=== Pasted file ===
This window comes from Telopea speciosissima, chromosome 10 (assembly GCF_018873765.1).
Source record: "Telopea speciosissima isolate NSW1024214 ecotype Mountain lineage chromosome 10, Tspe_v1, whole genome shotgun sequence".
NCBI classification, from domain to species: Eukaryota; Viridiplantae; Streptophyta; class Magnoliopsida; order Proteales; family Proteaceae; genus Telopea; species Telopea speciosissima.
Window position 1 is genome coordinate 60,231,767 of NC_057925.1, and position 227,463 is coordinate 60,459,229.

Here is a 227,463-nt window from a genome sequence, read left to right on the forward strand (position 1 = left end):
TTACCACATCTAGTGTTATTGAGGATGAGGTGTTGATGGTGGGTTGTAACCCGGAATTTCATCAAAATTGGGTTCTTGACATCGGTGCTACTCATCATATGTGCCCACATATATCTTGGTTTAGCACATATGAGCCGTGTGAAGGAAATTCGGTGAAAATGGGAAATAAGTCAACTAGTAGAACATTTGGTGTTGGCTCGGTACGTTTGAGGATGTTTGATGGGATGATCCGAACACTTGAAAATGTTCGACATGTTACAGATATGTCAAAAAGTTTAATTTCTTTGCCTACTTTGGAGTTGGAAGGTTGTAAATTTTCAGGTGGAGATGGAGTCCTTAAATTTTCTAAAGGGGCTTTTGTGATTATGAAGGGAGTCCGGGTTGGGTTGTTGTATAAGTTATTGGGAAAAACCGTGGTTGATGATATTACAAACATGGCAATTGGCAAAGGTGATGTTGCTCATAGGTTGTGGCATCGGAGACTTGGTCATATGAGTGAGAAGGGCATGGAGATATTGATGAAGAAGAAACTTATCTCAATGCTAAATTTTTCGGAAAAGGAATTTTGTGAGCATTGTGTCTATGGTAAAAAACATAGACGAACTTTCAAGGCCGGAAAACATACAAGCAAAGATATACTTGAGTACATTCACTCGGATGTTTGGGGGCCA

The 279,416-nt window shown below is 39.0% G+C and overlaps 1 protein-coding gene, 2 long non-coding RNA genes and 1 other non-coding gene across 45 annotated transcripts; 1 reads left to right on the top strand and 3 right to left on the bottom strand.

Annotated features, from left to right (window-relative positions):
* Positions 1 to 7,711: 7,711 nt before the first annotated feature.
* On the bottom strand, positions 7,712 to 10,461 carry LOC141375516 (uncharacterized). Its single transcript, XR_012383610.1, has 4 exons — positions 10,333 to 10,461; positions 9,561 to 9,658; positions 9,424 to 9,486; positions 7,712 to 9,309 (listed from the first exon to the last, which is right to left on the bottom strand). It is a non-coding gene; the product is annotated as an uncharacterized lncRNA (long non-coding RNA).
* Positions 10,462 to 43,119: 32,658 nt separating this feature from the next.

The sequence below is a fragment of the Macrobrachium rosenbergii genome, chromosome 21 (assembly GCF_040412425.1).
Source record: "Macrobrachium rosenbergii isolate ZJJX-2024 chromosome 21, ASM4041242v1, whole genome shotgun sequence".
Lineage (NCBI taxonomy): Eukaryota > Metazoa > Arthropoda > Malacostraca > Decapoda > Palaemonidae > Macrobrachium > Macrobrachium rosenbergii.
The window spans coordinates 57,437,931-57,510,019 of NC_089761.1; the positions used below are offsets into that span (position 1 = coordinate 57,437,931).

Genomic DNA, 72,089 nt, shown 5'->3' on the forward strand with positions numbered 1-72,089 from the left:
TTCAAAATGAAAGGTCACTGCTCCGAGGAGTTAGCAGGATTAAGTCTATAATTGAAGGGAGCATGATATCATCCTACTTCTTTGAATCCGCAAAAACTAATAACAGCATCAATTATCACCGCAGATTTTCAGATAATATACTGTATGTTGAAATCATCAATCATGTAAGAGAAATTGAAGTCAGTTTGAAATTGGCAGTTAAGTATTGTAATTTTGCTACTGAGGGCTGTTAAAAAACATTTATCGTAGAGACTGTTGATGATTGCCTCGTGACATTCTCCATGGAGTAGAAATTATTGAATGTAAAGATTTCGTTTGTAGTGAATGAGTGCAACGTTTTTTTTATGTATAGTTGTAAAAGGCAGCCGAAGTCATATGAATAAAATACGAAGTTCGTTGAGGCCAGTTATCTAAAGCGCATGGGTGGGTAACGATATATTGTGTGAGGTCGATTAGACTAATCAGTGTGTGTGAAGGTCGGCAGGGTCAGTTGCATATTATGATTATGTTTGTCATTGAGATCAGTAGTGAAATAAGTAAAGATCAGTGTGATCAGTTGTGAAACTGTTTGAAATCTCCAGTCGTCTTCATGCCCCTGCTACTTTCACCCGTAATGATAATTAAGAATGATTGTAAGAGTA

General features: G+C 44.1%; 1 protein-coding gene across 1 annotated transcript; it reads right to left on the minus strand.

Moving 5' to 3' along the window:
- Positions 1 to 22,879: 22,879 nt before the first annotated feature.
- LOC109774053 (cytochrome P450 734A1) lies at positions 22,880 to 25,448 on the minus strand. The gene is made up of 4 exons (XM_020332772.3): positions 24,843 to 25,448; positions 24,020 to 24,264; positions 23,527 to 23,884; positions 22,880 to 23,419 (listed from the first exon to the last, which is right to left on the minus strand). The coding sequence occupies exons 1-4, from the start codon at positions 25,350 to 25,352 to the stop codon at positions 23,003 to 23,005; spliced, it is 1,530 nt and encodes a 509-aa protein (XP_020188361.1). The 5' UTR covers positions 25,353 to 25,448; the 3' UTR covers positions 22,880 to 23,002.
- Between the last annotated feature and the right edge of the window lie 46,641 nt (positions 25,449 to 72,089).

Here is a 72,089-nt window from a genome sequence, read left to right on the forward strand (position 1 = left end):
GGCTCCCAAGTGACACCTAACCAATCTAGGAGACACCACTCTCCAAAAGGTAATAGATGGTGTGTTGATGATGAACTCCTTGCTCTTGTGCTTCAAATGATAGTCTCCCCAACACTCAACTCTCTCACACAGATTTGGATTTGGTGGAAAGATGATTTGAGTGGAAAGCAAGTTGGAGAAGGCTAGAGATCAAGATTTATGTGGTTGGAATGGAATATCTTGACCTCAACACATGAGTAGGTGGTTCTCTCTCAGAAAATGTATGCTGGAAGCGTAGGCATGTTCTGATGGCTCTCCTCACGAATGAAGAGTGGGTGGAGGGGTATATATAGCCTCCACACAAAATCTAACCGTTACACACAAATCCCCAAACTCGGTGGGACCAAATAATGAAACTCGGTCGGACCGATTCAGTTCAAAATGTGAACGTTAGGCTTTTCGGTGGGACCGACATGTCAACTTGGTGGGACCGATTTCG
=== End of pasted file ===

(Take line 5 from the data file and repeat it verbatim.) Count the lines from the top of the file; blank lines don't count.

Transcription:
Here is a 227,463-nt window from a genome sequence, read left to right on the forward strand (position 1 = left end):